Andre De Kock
Believing statistics can be costly. When – many decades ago – this writer was young, statistics indicated that more than 70% of car crashes happened within 20 km of the owners’ places of residence. Furthermore, more than 90% of car hijackings happened within 10km of the owners’ homes.
So, to be safe, I did not go home for months at a time. This played havoc with my finances. Three wives left, one after the other, because I was never there, causing me huge monetary hardship in divorce settlements. Damn. The fourth – deciding she preferred me almost never being around, decided to stay forever. Double damn.
These days, of course, car hijackers are outnumbered by tenderpreneurs, whose profits in a single day of negotiation makes stealing luxury cars look like minor shoplifting. And, if caught with their hands in the till, the cadres can rely on the statistic that no South African politician has ever been held accountable just for being a liar and a thief.
All of which has turned this writer into an incurable sceptic, unable to believe any statement of improvement. Thus, when tasked with the evaluation of the refreshed and revised Kia Rio, we initially viewed the newcomer with a jaundiced eye.
We have driven a Kia Rio before and found it to be thoroughly competent. Why would enhancements to its exterior design and increased standard specification make it even more competent? We were pleasantly surprised – after a week with the flagship 1.4 Tec auto as a house guest, we gave it a “competent plus” rating.
Mechanically, the newcomer still boasts the normally aspirated, four-cylinder, 1 396 cc petrol engine that has done duty in the Rio since its local launch in 2017. It produces 73 kW of power at 6 300 rpm and 135 Nm of torque at 4 200 rpm, all sent to the front wheels via a new six-speed automatic transmission.
As familiar as the engine, the new Rio’s exterior updates have been kept low-key, being restricted to a grille redesign, a lower, wider front bumper and a different fog lamp housing. The test vehicle boasted 17-inch alloy wheels in 205/45 R17 rubber, which added much to the car’s looks plus, a huge bonus in our book, a full-sized spare wheel.
The Rio comes with safety features like driver’s, passenger’s, side and curtain airbags, front seatbelt pre-tensioners, side door impact beams front and rear, child locks, and impact sensing door unlocking. ISOFIX child seat anchors are standard, as are ABS brakes, Electronic Stability Control and Hill-start Assist Control.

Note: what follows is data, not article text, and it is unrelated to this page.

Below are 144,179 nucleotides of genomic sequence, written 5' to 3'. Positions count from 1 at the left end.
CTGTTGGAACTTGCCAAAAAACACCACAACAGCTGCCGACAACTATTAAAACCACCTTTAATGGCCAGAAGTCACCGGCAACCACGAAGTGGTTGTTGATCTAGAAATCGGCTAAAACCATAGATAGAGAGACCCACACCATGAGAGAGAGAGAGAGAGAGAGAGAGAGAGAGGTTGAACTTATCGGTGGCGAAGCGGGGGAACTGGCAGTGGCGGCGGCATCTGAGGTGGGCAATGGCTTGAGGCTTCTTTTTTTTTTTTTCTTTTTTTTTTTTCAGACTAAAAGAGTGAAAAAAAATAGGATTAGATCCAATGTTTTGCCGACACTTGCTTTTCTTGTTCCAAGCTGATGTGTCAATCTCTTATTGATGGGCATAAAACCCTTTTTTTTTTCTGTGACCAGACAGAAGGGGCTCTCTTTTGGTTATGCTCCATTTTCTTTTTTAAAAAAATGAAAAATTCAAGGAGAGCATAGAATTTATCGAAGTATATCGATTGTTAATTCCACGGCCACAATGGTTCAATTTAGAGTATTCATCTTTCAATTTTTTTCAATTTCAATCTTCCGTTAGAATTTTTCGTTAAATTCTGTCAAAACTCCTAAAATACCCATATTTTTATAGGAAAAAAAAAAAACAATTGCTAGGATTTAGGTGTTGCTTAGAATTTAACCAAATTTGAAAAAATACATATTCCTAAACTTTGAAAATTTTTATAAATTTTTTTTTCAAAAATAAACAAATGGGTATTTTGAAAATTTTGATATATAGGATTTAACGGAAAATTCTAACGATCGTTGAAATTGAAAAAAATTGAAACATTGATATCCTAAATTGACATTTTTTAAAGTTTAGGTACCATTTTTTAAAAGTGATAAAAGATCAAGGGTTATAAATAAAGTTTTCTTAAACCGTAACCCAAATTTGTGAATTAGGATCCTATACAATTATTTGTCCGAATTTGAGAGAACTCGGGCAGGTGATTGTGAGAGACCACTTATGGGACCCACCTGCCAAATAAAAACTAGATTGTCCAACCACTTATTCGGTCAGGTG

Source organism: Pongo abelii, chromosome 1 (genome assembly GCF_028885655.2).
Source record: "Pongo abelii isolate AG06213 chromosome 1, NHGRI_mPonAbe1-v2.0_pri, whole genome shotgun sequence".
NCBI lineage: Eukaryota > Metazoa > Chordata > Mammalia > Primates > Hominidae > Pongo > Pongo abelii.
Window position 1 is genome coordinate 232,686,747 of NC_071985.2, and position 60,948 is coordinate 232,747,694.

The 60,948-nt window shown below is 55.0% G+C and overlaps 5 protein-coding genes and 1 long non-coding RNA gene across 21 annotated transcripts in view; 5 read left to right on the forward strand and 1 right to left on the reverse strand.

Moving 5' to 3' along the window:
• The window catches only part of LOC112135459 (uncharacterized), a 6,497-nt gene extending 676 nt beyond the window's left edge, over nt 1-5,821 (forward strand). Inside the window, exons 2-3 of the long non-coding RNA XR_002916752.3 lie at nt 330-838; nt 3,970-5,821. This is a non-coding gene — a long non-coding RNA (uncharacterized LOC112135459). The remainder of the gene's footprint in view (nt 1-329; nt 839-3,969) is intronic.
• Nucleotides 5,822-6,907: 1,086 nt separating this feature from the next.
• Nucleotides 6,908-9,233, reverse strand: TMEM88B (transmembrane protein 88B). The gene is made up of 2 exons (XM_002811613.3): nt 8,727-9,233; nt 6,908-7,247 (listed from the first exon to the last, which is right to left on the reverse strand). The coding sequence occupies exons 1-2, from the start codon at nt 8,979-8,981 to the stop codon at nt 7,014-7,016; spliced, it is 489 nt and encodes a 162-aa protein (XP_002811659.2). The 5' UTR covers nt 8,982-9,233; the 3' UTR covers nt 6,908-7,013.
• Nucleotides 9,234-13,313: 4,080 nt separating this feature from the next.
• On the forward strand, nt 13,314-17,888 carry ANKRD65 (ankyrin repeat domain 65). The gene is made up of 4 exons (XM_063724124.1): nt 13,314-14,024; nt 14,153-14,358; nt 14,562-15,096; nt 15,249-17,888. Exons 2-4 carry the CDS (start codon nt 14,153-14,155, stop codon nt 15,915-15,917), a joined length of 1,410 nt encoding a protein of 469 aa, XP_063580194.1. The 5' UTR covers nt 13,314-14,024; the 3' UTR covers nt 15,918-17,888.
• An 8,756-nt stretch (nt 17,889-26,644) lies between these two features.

Interior enhancements have been kept to a minimum, with the previous Rio already boasting an impressively user-friendly living space. If it is not broken, do not fix it. Which means the main update is an upgrade of the touchscreen interface from seven to eight inches.
Good stuff carried over from the prior model includes leather upholstery, automatic air-conditioning, rain-sensing windscreen wipers, LED rear combination lamps, cruise control, a park assistance system with rearview camera, electric windows, electric side mirrors, central locking with an alarm and immobiliser, six speakers, rake and reach adjustable steering, and manual headlight adjustment.
A leather covered steering wheel houses remote audio controls and Bluetooth hands-free telephone connectivity. Front passengers can benefit from USB and auxiliary-in ports, plus Apple CarPlay and Android Auto capability, while a 12V power socket is available for additional charging devices. The Rio will seat four adults in comfort, and its split folding rear seatbacks can create a lot of luggage space.
A race car it is not as Kia’s claim would suggest. It is said to go from standstill to 100 km/h in just under 13 sec with a top whack of 175 km/h. But it is nippy enough to keep up with traffic, the gearbox works smoothly and almost unnoticed, the handling feels planted and sure-footed, and it happily cruises at 120 km/h on the highway at 3 000 rpm.
Meanwhile, a turning circle of just 10.2 metres and the rear-view camera makes it easy to park. Fuel efficiency was impressive – after being driven mostly in the city, the test vehicle’s average consumption was 7.2 l/100km. These would be what potential Rio buyers will wish for, as opposed to massive performance.
The Rio will remain a strong contender in the highly competitive B-segment of the local market. The Rio 1.4 Tec auto will set you back R361 995. It comes with Kia’s unlimited kilometre/five-year warranty, inclusive of five years’ roadside assistance, plus a four-year/60 000 km service plan.
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